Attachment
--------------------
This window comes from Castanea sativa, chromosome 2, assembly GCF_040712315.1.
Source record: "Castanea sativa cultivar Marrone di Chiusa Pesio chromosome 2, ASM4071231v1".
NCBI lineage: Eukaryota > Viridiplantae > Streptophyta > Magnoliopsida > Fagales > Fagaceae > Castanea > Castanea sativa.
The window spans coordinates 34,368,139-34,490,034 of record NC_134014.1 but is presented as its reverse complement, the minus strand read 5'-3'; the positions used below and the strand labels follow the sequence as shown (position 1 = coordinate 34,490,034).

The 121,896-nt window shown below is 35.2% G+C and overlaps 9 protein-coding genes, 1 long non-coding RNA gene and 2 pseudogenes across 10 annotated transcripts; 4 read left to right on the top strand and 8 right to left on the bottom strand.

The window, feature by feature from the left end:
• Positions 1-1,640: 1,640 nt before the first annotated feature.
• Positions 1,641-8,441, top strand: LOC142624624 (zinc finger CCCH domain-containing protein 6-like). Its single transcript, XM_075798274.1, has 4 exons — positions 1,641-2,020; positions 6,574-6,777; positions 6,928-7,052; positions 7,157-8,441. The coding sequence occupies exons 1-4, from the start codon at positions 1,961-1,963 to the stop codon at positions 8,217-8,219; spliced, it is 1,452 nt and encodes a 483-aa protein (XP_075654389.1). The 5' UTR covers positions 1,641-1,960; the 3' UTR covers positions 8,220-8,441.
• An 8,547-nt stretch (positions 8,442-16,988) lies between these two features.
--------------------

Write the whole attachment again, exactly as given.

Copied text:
This window comes from Castanea sativa, chromosome 2, assembly GCF_040712315.1.
Source record: "Castanea sativa cultivar Marrone di Chiusa Pesio chromosome 2, ASM4071231v1".
NCBI lineage: Eukaryota > Viridiplantae > Streptophyta > Magnoliopsida > Fagales > Fagaceae > Castanea > Castanea sativa.
The window spans coordinates 34,368,139-34,490,034 of record NC_134014.1 but is presented as its reverse complement, the minus strand read 5'-3'; the positions used below and the strand labels follow the sequence as shown (position 1 = coordinate 34,490,034).

The 121,896-nt window shown below is 35.2% G+C and overlaps 9 protein-coding genes, 1 long non-coding RNA gene and 2 pseudogenes across 10 annotated transcripts; 4 read left to right on the top strand and 8 right to left on the bottom strand.

The window, feature by feature from the left end:
• Positions 1-1,640: 1,640 nt before the first annotated feature.
• Positions 1,641-8,441, top strand: LOC142624624 (zinc finger CCCH domain-containing protein 6-like). Its single transcript, XM_075798274.1, has 4 exons — positions 1,641-2,020; positions 6,574-6,777; positions 6,928-7,052; positions 7,157-8,441. The coding sequence occupies exons 1-4, from the start codon at positions 1,961-1,963 to the stop codon at positions 8,217-8,219; spliced, it is 1,452 nt and encodes a 483-aa protein (XP_075654389.1). The 5' UTR covers positions 1,641-1,960; the 3' UTR covers positions 8,220-8,441.
• An 8,547-nt stretch (positions 8,442-16,988) lies between these two features.